If you were required to make a VAT payment between March 20 and June 30, 2020, you can defer payment until the end of March this year, or you can sign up for the new VAT deferral scheme when it launches.
5. Return loan for the coronavirus
You may be able to borrow between £ 2,000 and £ 50,000 if you are a small business or self-employed. The scheme will run until March 31.
6. Support for local restrictions
Businesses that were open as usual and then had to close due to local level restrictions may be able to receive a cash grant from their municipality based on the taxable value of their property. It is available for any 14-day period that a business was closed. Businesses that remained open but were seriously affected may also qualify.
7. Grant of Additional Restrictions
Available to supply chain and event businesses that have closed or are adversely affected by lockdown. Details can be found via municipalities.
8. Reduction of corporate rates
Companies in the retail, hospitality and leisure sectors in England are not required to pay corporate rates for the tax year ending April 5, 2021.
No hope for improvement
Meanwhile, 80 percent of those surveyed do not expect their performance to improve in the next three months. The current lockdown will be reviewed on February 15th.
Cherry said, “There are meaningful lifelines for retail, leisure and hospitality businesses, which are very welcome as far as they go. But this government must realize that small business is much larger than these three sectors.
‘Business leaders, starting self-employed people, chains and people without business premises are still left out in the cold. March action will be too late to stop closings. ‘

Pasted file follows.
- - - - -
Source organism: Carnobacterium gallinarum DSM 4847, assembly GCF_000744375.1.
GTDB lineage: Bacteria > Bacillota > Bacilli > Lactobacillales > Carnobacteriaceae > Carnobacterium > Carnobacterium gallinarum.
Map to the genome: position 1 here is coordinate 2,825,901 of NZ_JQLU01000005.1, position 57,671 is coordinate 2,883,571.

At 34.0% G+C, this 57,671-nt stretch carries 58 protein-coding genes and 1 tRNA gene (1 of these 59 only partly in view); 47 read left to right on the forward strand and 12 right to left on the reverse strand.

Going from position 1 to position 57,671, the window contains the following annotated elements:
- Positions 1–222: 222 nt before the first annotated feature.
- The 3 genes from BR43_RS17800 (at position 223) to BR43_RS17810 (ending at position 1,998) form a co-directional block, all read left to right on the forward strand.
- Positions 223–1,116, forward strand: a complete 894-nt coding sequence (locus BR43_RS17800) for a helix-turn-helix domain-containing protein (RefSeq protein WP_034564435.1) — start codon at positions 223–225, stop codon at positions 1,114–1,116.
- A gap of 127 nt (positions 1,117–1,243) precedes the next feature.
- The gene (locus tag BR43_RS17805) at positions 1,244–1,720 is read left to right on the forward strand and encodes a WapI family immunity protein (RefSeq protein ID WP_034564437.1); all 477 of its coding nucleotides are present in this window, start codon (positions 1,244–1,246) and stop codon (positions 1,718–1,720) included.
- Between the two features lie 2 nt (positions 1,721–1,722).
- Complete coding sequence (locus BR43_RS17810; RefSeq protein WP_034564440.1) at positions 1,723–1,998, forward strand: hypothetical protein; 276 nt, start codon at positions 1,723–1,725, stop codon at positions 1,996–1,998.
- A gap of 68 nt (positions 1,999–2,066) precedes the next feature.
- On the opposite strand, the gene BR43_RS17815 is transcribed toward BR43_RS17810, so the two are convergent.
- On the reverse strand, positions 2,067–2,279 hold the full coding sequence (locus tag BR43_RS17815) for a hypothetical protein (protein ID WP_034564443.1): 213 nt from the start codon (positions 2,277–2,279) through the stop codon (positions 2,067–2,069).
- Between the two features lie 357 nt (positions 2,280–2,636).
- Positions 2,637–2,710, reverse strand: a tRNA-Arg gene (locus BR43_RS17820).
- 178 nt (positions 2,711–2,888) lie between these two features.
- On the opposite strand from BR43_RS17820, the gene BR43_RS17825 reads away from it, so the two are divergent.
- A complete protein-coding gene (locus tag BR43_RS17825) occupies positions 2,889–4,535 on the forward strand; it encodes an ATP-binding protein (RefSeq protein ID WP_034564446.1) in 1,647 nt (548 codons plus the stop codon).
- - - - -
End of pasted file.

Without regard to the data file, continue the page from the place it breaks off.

Nearly a quarter of companies cut their workforce in the quarter, from 13 percent early last year, while another one in seven said they will be forced to cut numbers in the next three months.
In addition, the share of small businesses expecting a drop in profitability for the next quarter has also risen sharply, from 38 percent to 58 percent. The figure is at an all-time high.
Exporting companies are feeling extra pressure as the new EU-UK trade deal comes in, almost half of which are expected international sales fall between January and March.
Cherry added: “Our exporters are trying to convey what a new EU-UK trade deal means to them, without the money they need to make adjustments.
Direct funding to help them manage new obligations in the form of transition vouchers is urgently needed.
“This government can stem losses and protect the businesses of the future, but only if it acts now.”
The Federation of Small Businesses has developed a five-point plan to address the gaps in the current support landscape.
This includes further cash grants for small businesses, a taxable allowance for directors of limited companies, and assistance for more recent self-employed workers.
The Federation of Small Businesses has established a five-point plan to help small businesses, and ‘looks forward to seeing the Treasury embrace it’
Meanwhile, SME accounting software FreeAgent found that from its own data 1.74 million UK SMEs had already been completely disrupted by the virus.
Ed Molyneux, CEO, said: “In addition, nearly 300,000 SMEs were unsure whether they were eligible for government support.
When we asked small business owners in late 2020 if they thought enough had been done to help SMEs during the pandemic, less than a quarter of respondents said yes.
While the UK government has taken some positive initiatives in this time of need, such as the holiday scheme, the fact that such a small number of SME owners say they feel sufficiently supported is a sign that this simply has not been enough.
Small Business Essentials